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Tiger Woods

Tiger’s back pain.

Tiger Woods withdrew from the 2014 Masters siting surgery for a pinched nerve. This is horrible news for the golf world and probably even worse news for Tiger.  In typical Tiger PR fashion he down played the surgery by calling it a "minor surgery" for a pinched nerve when actually it would be better named a serious surgery for a herniated disc.

Granted we are all speculating on this and only Tiger and his doctors know the exact details of his condition and the extent of his surgery, so take all of this blog with a grain of salt. Given the fact that Tiger’s mother is a medical doctor I am certain he consulted her as well on his condition and his treatment. Also we really don’t know how long he has suffered from this problem.

So here we go, my opinion is based on 20 years of treating patients with bad backs and being a board certified sports physician for fifteen of those years.  I have also had the pleasure of treating a few PGA golfers.

Hopefully Tiger’s surgery will be beneficial and he will return to Augusta and be competitive. The odds are stacked against him. Several years ago the Ohio Bureau of workers compensation reported that 74% of back surgeries failed and 41% of these patients increased their need and dependence on pain killers.

Tigers’ job requires him to repeatedly twist his back and shoulders while pounding golf balls, we are talking in the thousands of stokes a week, every week.  This factor is the single greatest reason I wish he would have taken more time off to let more conservative care help resolve his condition. 

Like it or not he now has altered his anatomy making it weaker anatomy.  Had he given more time to conservative care his issue would have likely resolved with favorable results.  Here is why I say this, he is Tiger Woods, he is very fit, he is not overweight, he does not smoke and he works out regularly and walks a lot. I work with a great neurosurgeon at Washington University, his protocol for surgery is waiting at least 3 months with conservative care in the absence of a progressive neurological deficit. So the caviat here is maybe Tiger did have a progressive neurological deficit, I don't know. His actions in previous tournaments did not show this though, he seemd to walk with an unepeded stride.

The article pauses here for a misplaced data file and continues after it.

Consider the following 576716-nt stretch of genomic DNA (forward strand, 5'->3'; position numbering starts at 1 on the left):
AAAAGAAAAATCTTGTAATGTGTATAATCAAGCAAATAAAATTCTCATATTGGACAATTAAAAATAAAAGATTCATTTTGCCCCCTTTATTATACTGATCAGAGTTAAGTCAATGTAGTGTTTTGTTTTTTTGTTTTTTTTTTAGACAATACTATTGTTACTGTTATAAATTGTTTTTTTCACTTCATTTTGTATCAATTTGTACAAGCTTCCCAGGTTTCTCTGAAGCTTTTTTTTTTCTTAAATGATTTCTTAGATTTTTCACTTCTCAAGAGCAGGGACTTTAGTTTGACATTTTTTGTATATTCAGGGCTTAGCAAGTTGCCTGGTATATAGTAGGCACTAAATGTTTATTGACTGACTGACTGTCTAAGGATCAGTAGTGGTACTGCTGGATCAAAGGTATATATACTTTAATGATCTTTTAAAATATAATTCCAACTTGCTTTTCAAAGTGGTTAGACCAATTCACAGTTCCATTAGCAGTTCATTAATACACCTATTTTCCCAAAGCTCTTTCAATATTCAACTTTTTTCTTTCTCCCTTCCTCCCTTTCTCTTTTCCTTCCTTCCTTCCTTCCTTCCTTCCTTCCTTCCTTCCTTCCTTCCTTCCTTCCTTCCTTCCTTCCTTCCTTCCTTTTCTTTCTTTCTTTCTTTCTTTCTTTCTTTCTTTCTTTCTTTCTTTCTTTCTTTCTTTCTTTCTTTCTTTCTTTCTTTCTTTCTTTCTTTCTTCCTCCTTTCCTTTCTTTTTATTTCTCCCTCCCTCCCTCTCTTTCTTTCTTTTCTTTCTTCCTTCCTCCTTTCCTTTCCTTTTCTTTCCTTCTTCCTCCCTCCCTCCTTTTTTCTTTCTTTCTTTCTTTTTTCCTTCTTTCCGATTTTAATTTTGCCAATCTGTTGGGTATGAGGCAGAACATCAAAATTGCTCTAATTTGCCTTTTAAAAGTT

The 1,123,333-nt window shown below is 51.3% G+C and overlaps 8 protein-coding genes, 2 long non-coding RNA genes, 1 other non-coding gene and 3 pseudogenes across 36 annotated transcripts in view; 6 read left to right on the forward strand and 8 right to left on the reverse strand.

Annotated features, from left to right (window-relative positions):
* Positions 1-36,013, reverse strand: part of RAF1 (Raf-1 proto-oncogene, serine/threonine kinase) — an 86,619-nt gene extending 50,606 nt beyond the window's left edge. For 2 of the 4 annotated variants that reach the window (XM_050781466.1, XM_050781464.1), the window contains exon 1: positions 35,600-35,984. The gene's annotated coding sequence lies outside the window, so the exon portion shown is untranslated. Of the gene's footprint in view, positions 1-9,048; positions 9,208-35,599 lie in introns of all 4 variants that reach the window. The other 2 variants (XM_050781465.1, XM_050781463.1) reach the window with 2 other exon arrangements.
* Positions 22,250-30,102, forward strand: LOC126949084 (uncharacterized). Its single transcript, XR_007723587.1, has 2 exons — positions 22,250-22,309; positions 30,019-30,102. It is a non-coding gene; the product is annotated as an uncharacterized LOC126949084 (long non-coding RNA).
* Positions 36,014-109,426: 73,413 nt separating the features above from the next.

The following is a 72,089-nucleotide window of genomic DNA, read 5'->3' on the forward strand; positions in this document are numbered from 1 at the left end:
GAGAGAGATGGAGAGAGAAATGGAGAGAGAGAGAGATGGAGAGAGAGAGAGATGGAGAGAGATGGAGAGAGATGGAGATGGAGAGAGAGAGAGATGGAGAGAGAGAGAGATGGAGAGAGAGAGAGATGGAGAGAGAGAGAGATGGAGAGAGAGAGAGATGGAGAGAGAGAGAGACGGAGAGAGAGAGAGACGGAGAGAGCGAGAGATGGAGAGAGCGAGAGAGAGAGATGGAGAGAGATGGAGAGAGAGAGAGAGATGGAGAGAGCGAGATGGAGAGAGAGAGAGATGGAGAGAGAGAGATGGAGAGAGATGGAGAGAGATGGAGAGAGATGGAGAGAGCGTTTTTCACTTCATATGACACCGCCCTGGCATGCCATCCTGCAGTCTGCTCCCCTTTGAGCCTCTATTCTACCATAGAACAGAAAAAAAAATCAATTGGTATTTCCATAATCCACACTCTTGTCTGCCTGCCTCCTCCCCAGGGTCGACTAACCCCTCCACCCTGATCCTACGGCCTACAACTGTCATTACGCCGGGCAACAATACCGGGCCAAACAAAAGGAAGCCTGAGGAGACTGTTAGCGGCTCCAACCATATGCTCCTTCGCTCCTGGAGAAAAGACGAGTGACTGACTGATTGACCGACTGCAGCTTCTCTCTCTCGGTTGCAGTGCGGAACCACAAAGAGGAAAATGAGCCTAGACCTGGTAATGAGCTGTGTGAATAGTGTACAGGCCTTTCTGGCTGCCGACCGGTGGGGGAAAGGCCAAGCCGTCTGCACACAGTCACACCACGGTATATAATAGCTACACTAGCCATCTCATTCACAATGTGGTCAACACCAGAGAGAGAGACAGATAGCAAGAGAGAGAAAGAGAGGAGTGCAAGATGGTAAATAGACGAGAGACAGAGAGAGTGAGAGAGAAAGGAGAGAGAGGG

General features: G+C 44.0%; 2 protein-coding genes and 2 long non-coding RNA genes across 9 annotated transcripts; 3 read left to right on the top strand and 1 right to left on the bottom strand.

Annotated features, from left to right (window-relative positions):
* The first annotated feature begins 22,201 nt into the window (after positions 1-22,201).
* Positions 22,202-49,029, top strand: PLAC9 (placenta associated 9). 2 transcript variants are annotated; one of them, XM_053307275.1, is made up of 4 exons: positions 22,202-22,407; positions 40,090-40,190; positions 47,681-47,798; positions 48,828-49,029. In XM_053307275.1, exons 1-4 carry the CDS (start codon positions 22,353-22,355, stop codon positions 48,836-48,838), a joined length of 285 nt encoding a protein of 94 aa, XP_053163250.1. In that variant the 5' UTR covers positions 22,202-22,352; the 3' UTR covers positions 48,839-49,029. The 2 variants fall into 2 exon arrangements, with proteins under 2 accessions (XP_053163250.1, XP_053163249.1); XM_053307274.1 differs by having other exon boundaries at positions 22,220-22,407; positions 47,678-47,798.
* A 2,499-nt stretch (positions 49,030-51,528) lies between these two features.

I agree for these same reasons he will probably have more favorable results with surgery.  There is a lot of research on failed back surgery and smokers that predict very poor results for patients that smoke.

The difference for Tiger is he searching for five more majors; this means he only gets four chances a year to play golf against the very best golfers in the world. Tiger will not be happy with just competing he wants wins.

I think he will return to golf but not at the level he expects after surgery.  In the mid 2007 he had ACL surgery that required a drastic swing change to protect the knee. Since then his win have went down in number. This coupled with a back surgery now will only make it harder for him.

I am rooting for Tiger, the Master’s will be a little less the Master’s without him. 

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May 02, 2014
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Dr. Moreland

Dr. Moreland offers many different treatment options. He utilizes hands on adjusting and he offers activator as well to patients that prefer this method. Dr. Moreland is very mindful to the type of Chiropractic treatment you prefer. He is an expert in treating herniated disc. Many offices claim to treat sports injuries, Dr. Moreland is the only local board certified sports physician. Dr. Moreland is a Rolla native and lives in Rolla. He is here when you need him. He has been in the same office for the past 25 years.

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